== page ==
Ueda’s area of expertise is in stem cell transplant. She says not much data exist about whether patients undergoing the procedure, which involves a period of severe immunosuppression, do in fact have a higher risk of experiencing serious COVID-19-related illness. But as a rule, she notes, patients undergoing immunosuppressive cancer treatments such as stem cell transplants are more vulnerable to infection and serious illness from viral diseases like COVID-19.
The number of patients with cancer and COVID-19 has been relatively low at Seattle Cancer Care Alliance. “I think we were lucky as an institution,” says Ueda, noting the center’s relatively early access to testing. Still, she’s cautious about what the future holds. Her hospital is preparing to revamp its cancer care operations once the worst of the pandemic has subsided. Among the changes in the offing might be greater use of telehealth.
To delay or not to delay
The COVID-19 outbreak has put nearly every medical service on hold and forced patients and physicians to do some cost-benefit thinking about diagnosis and treatment, now and later. But the decision to delay cancer treatment is especially fraught, and the seesaw of cost-benefit, huge. Delay could give an aggressive cancer an opportunity to progress, but treatment may lower immunity. J. Leonard Lichtenfeld, M.D., MACP, deputy chief medical officer at the American Cancer Society in its Atlanta headquarters, says the society’s around-the-clock call center has received questions from many patients whose cancer treatments have been stopped or put on hold. “Every cancer center is struggling with this,” he says.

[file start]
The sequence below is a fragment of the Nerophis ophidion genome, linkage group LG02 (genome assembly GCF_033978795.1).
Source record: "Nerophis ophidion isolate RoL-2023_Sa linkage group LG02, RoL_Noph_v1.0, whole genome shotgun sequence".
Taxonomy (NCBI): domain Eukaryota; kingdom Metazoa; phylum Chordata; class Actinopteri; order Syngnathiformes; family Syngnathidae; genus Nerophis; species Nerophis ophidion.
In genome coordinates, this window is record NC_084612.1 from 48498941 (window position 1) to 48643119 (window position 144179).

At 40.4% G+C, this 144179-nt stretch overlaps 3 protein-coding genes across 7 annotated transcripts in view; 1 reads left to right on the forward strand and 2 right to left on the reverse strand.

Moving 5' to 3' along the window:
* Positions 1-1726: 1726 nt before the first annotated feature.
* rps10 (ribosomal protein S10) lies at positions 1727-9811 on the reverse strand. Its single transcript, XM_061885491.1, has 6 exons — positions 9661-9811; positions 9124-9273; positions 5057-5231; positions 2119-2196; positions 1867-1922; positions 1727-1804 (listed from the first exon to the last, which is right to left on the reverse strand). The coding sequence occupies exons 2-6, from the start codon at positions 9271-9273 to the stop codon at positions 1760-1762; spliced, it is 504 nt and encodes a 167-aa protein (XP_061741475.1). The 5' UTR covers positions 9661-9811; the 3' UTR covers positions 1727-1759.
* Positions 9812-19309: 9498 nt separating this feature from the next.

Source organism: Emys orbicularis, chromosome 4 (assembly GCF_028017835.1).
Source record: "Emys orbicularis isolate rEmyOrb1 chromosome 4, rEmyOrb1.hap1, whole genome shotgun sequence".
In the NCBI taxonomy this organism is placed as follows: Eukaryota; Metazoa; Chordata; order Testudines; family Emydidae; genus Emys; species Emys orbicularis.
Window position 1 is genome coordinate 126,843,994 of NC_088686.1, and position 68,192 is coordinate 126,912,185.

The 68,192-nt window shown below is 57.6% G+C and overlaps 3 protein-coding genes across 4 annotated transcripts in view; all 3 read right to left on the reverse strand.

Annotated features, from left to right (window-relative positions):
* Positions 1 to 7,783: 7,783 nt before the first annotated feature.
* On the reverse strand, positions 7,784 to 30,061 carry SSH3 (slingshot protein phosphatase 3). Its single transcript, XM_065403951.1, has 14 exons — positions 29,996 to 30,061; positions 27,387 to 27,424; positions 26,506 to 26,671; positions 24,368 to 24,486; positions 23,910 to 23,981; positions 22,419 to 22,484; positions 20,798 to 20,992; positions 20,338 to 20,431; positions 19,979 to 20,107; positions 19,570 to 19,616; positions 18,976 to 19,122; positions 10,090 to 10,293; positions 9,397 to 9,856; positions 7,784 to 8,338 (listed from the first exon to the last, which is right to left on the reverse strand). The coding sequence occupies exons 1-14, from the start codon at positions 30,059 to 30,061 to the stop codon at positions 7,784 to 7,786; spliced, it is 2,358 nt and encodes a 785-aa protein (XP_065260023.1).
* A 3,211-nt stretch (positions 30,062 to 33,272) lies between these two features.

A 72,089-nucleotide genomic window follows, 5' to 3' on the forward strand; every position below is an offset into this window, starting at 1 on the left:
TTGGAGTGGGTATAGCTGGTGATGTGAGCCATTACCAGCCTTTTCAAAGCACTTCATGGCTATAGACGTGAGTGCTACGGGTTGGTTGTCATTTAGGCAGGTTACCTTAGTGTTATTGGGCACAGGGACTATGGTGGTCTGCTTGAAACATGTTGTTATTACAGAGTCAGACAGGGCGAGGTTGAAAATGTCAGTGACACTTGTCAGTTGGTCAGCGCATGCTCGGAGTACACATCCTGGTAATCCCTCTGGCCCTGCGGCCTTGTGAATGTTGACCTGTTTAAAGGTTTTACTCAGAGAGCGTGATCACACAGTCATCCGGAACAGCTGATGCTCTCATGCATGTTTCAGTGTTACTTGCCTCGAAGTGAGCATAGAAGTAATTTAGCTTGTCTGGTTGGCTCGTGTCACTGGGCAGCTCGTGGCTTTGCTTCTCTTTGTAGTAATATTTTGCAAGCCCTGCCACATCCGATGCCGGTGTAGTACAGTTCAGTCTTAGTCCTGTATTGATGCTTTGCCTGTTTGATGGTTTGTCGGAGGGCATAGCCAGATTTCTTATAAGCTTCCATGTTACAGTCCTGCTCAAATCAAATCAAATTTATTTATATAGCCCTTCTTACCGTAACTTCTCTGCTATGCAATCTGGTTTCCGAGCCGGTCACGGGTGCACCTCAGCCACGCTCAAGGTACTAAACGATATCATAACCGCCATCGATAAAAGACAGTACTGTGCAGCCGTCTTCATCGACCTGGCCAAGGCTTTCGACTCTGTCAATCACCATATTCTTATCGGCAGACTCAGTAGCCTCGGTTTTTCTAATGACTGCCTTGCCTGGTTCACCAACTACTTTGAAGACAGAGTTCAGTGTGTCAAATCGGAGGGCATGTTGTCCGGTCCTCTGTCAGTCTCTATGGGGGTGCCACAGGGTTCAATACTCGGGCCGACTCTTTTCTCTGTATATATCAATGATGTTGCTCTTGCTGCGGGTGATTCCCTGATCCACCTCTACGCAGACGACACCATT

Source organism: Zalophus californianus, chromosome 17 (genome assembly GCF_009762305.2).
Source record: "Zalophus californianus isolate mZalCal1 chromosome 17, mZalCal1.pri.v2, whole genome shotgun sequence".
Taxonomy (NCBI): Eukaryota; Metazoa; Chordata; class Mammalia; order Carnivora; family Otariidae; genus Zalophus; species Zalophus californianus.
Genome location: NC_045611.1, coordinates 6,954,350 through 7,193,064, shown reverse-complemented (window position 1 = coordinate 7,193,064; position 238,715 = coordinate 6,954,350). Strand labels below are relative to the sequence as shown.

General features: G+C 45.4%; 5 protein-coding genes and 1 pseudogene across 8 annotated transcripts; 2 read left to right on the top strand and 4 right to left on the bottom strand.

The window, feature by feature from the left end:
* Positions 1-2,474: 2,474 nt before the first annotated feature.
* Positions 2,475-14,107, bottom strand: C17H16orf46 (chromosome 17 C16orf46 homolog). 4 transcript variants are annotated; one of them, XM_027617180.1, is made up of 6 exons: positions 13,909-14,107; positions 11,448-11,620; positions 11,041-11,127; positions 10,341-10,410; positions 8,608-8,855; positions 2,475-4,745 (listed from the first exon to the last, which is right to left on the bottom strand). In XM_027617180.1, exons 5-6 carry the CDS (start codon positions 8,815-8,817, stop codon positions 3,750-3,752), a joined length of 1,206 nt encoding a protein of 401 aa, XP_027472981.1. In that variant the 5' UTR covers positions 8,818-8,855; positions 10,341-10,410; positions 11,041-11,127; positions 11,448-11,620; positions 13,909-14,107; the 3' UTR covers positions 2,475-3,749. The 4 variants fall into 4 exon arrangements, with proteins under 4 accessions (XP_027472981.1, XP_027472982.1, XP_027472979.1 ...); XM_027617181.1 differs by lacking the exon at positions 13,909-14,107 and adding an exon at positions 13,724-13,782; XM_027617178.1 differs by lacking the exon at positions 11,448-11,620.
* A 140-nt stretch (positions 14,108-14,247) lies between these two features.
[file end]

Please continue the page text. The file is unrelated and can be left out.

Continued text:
Richard Van Etten, M.D., Ph.D., a stem cell transplant specialist at the University of California, Irvine, and director of its Chao Family Comprehensive Cancer Center, says the decision to delay care depends on the type of treatment. For autologous stem cell transplants, which involve using the patient’s stem cells, continuing treatment is plausible if the patient doesn’t have COVID-19. Maintenance therapy is also an option for these patients and would allow them to undergo the procedure later.
Allogeneic stem cell treatment, which involves using stem cells from a donor, presents a greater challenge, says Van Etten, because these patients can be profoundly immunosuppressed for up to a year after treatment. Many of these patients can’t wait long for a transplant, so moving forward with the procedure, and ensuring the patient is isolated afterward, may make sense, provided they don’t have COVID-19.
Oyer, a practicing oncologist for 40 years, describes himself as an optimist. He is challenging healthcare leaders and oncologists to use this experience with COVID-19 to transform cancer care. For example, patients undergoing treatment might be given the option of checkups using telehealth, which will increase convenience, he says. Oyer also notes how quickly medical journals have published articles about COVID-19. The evidence they have presented has helped professional organizations keep their guidelines timely and relevant.
Healthcare organizations should start planning now for when the worst of the outbreak is over, says Lichtenfeld. “There’s going to be an incredible rush to the door of patients seeking treatment,” he notes, and careful triage of patients is going to be important. He also recommends proactive communication with patients about when they will resume treatment. In addition, healthcare leaders must support staff members with employee assistance programs, he says.
“Everyone has a story,” Lichtenfeld says. “Everyone wants to be comforted, and staff will have emotional and community-based issues they have to deal with.”
Aine Cryts is a healthcare writer based in Boston.